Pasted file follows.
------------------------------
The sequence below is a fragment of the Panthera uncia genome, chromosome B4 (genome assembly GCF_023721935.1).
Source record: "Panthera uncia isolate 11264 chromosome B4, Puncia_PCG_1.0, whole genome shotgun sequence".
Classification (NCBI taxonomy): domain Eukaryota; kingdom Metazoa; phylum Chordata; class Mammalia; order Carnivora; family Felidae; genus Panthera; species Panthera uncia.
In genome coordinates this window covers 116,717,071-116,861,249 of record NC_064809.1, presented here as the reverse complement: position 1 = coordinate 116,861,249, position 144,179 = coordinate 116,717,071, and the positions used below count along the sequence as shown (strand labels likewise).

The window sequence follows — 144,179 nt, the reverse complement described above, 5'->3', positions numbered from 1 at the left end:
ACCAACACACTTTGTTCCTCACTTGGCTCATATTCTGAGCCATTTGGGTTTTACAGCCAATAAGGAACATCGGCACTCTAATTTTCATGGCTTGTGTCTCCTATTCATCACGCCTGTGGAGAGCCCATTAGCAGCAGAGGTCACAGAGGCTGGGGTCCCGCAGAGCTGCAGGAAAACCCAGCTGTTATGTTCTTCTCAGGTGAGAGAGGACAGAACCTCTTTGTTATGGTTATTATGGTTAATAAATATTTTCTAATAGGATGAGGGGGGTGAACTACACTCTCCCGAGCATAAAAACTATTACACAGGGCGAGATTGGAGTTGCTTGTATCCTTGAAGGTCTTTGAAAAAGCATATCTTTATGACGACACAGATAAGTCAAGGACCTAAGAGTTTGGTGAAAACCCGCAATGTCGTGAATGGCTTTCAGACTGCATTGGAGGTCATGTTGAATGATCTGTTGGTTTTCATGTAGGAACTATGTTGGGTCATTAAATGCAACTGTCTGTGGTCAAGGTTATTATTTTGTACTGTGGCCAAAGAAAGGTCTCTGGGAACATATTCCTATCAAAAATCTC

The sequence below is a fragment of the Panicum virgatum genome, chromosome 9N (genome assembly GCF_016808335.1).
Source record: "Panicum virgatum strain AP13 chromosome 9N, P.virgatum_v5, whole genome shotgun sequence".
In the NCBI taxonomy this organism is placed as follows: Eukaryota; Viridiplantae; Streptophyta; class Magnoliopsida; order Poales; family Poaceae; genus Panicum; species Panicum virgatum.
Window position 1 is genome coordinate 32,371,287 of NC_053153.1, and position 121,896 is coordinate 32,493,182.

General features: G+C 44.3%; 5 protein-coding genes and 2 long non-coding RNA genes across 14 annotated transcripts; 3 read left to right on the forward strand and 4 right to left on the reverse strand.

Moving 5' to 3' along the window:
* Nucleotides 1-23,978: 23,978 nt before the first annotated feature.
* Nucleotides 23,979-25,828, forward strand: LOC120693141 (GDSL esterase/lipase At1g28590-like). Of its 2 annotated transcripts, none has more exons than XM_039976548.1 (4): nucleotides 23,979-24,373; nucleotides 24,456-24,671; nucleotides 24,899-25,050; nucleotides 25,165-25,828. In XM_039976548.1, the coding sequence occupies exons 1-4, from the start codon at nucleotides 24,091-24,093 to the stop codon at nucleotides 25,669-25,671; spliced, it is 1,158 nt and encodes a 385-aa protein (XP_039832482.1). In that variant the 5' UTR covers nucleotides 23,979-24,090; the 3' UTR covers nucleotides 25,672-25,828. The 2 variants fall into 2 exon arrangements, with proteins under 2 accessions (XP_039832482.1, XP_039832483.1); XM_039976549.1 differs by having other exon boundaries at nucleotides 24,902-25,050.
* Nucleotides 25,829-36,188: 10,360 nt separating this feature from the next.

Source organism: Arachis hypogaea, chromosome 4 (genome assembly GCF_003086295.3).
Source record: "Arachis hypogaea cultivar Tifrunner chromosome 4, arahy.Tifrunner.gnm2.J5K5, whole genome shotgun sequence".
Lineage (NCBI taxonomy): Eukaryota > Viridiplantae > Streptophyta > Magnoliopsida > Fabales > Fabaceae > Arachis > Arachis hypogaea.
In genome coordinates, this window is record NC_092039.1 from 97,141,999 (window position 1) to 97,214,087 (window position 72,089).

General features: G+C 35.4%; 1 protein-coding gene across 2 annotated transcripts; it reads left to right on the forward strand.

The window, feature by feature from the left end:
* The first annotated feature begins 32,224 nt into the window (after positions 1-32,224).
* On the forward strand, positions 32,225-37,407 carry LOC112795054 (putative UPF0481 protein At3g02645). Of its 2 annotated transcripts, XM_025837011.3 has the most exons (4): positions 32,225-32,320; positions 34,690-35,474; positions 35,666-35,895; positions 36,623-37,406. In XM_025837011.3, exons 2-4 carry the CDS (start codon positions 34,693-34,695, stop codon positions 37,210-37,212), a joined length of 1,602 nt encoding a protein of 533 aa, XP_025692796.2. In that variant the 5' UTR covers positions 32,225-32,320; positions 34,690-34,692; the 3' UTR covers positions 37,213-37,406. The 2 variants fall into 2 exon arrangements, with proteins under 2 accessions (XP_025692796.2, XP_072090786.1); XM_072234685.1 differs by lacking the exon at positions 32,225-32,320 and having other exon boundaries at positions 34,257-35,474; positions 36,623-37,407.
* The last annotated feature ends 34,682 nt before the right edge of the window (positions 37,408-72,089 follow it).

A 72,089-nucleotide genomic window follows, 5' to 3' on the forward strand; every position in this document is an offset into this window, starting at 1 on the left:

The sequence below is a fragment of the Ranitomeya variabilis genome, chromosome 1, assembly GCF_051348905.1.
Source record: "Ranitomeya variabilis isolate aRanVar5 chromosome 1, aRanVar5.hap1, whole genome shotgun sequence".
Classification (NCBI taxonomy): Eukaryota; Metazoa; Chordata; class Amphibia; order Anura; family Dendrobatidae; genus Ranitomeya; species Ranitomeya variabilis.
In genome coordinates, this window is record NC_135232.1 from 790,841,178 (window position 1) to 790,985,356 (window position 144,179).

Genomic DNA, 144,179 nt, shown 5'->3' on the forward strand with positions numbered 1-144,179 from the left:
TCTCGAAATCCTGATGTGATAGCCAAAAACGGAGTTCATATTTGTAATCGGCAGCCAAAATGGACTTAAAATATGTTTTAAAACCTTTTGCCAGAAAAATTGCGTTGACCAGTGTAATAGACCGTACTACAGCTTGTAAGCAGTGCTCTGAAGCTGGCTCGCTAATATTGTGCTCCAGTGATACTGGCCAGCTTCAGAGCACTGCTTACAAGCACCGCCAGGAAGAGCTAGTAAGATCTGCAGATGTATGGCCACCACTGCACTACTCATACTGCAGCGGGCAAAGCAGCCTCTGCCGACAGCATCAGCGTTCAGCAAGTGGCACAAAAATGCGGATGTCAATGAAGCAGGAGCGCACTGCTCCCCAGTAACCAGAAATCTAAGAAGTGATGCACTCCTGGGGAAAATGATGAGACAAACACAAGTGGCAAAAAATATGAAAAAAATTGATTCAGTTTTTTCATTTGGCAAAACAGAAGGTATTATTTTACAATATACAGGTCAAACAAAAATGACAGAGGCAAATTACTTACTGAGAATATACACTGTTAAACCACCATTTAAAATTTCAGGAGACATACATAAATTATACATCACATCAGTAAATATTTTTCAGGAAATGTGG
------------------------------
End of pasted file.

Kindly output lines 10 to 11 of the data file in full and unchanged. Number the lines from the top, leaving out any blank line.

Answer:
Window position 1 is genome coordinate 32,371,287 of NC_053153.1, and position 121,896 is coordinate 32,493,182.

General features: G+C 44.3%; 5 protein-coding genes and 2 long non-coding RNA genes across 14 annotated transcripts; 3 read left to right on the forward strand and 4 right to left on the reverse strand.